Carrot Top Soup

You read that right: it’s soup weather in Seattle again. And you read the other part right, too: this soup is made from carrot tops.  Don’t worry, Harold McGee says they’re probably safe to eat.

The recipe comes from Deborah Madison’s Local Flavors and it’s my favorite kind of soup recipe.  The star of the show here is a single bunch of young carrots, from top to root tip.  Pick a perfect bunch next time you’re at the farmers market (a rainbow bunch is always attractive, but these delicate orange carrots came from our Nash’s CSA).

Show those carrots off by making such a simple soup that the carrot flavor gets to shine.  The frilly, spring-green carrot leaves highlight the vegetal notes that underlie the carrots’ sweetness.  A handful of herbs, a few spoonfuls of rice for body, and the soup makes the water you add into its own rich broth.Carrot Top Soup: Prepare your soup ingredients in advance, including plucking the tender frilly carrot leaves from the stems of six medium carrots (don’t use tougher-looking leaves or any stems).  Melt 2 Tb. butter in your soup pot.  Add two thinly-sliced leeks (use the white and light green parts; save the dark green tops for stock!), six thinly sliced or finely diced carrots, the carrot leaves, two good sprigs of thyme, a handful of chopped parsley, and 3 Tb. uncooked white rice.  Saute for a few minutes without letting the ingredients brown, then add 6 c. water and 1 1/2 tsp. salt.  Bring to a boil and then simmer gently for about 20 minutes, until the rice is cooked.  Fish out the thyme stems and taste for salt.  Serve each bowl of soup sprinkled with more chopped parsley.

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26 thoughts on “Carrot Top Soup

  1. StefanGourmet

    I’ve been wondering about using carrot leaves after having succesfully used leaves from radishes. I should probably get organic carrots for this as I am sure the regular ones will be loaded with pesticides.

    Reply
    1. emmycooks Post author

      I haven’t experimented with carrot tops as widely as radish tops, but I have heard anecdotes about various uses–let me know what you find! And I do try to buy most things organic for that very reason. :)

      Reply
  2. hännah

    This looks delicious! Isn’t it sad, though, when it’s soup weather in July? I actually made a quick trip up to Seattle this weekend (for the Capitol Hill Block Party) and so I know exactly what you mean. :)

    Reply
    1. emmycooks Post author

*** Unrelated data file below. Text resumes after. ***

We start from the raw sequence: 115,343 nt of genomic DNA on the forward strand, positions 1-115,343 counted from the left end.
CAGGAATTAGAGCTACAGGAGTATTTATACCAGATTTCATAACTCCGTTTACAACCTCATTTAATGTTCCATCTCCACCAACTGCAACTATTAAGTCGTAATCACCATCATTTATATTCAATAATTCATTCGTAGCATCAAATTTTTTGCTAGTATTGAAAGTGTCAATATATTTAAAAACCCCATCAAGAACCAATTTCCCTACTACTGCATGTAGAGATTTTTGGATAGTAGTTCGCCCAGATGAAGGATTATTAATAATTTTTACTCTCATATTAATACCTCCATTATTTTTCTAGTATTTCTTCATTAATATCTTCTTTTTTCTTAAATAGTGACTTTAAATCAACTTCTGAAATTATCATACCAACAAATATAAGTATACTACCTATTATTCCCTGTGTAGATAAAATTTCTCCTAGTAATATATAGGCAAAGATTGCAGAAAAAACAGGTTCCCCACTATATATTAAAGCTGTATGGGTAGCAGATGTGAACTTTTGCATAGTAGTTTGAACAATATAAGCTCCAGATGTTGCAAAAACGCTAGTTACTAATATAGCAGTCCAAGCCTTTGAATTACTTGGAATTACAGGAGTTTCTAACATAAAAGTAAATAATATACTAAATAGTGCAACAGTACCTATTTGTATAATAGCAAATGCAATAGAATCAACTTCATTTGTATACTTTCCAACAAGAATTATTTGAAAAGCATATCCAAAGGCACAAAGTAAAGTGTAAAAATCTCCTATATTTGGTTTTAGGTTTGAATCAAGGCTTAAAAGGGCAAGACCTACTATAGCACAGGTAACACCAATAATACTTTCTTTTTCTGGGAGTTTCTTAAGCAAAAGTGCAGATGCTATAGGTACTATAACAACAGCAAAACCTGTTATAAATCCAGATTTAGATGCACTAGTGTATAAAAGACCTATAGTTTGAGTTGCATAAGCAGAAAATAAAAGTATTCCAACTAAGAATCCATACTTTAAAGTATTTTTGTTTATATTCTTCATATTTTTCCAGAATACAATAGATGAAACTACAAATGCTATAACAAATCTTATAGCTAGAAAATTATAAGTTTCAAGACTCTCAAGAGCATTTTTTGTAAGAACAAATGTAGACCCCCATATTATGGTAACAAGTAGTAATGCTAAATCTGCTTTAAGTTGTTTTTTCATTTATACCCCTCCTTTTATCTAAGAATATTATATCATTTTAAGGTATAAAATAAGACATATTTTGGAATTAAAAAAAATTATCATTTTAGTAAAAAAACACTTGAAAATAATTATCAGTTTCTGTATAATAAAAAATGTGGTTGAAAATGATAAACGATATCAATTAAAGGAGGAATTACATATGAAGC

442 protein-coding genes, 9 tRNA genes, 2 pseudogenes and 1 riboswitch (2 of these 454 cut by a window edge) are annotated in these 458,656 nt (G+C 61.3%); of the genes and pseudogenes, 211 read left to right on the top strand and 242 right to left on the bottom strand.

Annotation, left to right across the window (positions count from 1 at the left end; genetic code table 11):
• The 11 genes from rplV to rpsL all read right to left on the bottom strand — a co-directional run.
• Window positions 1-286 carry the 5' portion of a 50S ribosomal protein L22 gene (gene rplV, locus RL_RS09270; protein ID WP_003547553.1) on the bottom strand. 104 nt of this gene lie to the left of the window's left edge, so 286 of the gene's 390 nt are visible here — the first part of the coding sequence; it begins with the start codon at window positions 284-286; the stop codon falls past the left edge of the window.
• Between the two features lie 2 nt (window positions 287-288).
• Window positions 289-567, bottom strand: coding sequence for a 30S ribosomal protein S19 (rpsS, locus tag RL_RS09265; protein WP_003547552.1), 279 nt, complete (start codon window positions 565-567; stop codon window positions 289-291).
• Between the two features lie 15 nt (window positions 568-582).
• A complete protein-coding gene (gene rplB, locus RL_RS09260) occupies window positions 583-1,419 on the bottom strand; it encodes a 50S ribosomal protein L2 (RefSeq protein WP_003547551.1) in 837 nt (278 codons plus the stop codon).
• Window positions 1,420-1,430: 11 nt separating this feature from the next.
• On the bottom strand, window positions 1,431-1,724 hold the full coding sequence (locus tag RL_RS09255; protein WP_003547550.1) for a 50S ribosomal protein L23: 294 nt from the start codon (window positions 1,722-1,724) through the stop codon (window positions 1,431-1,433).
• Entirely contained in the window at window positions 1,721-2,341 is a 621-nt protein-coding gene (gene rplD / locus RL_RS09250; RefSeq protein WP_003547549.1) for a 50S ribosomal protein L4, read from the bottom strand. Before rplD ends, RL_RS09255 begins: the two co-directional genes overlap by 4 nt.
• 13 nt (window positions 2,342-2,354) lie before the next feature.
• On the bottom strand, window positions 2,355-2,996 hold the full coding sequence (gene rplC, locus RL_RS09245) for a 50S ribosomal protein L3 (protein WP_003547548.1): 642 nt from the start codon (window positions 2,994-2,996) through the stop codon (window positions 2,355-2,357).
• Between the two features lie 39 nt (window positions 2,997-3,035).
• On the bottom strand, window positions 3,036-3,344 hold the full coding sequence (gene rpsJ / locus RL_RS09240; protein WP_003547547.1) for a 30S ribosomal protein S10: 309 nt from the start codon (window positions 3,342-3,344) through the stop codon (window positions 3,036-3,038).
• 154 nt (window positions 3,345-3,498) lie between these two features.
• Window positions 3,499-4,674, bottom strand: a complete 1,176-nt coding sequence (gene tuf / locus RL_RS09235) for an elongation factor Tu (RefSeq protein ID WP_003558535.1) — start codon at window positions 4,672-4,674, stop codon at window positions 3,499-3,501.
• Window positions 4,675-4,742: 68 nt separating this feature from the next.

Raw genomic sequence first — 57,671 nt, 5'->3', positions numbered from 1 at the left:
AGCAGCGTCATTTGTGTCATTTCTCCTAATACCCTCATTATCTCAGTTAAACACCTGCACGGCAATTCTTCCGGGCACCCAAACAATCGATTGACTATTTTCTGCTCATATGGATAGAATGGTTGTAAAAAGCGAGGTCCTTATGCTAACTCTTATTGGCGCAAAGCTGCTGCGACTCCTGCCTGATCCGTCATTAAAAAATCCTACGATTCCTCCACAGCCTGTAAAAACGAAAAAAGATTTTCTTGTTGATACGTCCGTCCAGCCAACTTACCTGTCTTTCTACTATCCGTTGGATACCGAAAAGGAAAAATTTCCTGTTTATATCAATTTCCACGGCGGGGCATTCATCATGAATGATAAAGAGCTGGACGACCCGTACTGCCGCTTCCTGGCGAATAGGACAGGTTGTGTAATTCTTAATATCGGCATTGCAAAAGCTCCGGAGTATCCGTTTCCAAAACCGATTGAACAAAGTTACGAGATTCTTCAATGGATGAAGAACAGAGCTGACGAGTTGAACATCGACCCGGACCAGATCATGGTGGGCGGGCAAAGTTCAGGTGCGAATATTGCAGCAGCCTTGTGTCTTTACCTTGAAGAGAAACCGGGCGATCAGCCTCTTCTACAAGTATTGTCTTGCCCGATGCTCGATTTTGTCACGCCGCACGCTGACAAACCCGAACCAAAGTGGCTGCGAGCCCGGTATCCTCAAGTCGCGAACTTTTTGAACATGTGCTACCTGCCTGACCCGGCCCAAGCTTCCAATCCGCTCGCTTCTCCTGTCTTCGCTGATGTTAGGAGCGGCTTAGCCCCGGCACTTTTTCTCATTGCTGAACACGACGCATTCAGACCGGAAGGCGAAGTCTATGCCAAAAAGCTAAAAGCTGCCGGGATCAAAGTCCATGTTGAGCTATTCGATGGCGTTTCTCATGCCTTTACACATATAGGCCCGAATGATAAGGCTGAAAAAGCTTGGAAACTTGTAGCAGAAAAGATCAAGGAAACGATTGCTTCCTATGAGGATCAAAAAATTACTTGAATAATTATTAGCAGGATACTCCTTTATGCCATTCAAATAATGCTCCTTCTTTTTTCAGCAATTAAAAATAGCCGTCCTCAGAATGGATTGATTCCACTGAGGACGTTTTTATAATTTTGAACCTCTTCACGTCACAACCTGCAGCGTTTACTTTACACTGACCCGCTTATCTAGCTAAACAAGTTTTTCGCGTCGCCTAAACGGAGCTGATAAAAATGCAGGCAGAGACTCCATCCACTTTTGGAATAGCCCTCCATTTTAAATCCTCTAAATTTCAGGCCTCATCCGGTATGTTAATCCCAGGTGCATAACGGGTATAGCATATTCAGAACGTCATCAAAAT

Hey, you were in my neighborhood! Although I admit that I didn’t even make it near the block party this year. :) Hope you had fun! (And I have to tell you that I secretly like soup so much that I don’t mind occasional soup weather, even in summer.)

      Reply
  3. baconbiscuit212

    Ooooh! Carrot tops! Breakin’ the law ;-)

    All joking aside, until today, I had only ever seen that NYT blog post about the tops being toxic. Thanks for the link with Harold McGee’s response!

    Millions of people have eaten tons of carrot tops and I don’t think anyone has been poisoned yet. This looks amazing, Emmy! And a great use of the whole vegetable!

    Reply
    1. emmycooks Post author

      It’s funny, because I looked at that blog post as well when I was writing this one, and found in the comments my own protest that Mr. McGee had recently said they were NOT toxic. :)

      Reply
    1. emmycooks Post author

      Isn’t that book great? I was just flipping through it and noticed how many of the pages are stained and wrinkled–always the mark of a successful cookbook in my kitchen. :)

      Reply
  4. lynncreation

    Have not heard of carrot tops could be toxic. When I was little I took the carrots out of my grandmother’s vegetable cultivation, rinsed them and just took of the thread narrow peak at them and threw the stump with their foliage when I was finished. Just as she taught me and have never noticed any difference, even on those that are purchased in the grocery store with, I have scaled before I had eaten or cooked them.

    Reply
  5. rachelocal

    I was just saying I want to make carrot soup after seeing a beautiful puréed variety in a gourmet market. Maybe I’ll start with this one. Looks great!

    Reply
  6. Bob Vivant

    I love the notion of using the carrot leaves. If our heat wave ever ends, I’ll give it a try. For now, the only soups I’m whipping up are ice cold!

    Reply
  7. Healthy Moderation

    I was wondering if the carrot tops were edible just yesterday. I prematurely plucked a carrot from the garden and knew I had to do something other than just compost it. Thank you for opening the door of carrot tops!

    Reply
  8. Eileen

    I have a friend whose mother-in-law has evidently been making sauteed carrot greens for 50 years. Love this soup idea–it’s almost like nose-to-tail, only with vegetables!

    Reply
    1. emmycooks Post author

      Yes–and nose-to-tail is just the thrifty way that a 50-year cook would do things. :) I will have to try sauteeing the greens sometime. You really can’t go wrong with sauteeing greens in butter. :)

      Reply
    1. emmycooks Post author

      I KNOW! That’s how we fell for them and now we’re hooked. :) We were so excited when they started offering their CSA in Seattle, we really like it.

      Reply
  9. Somer

    I’m worried someday I’ll take your advice to the extreme and eat some green tops that are actually inedible… Maybe its best if I just do what you do ;)

    Reply

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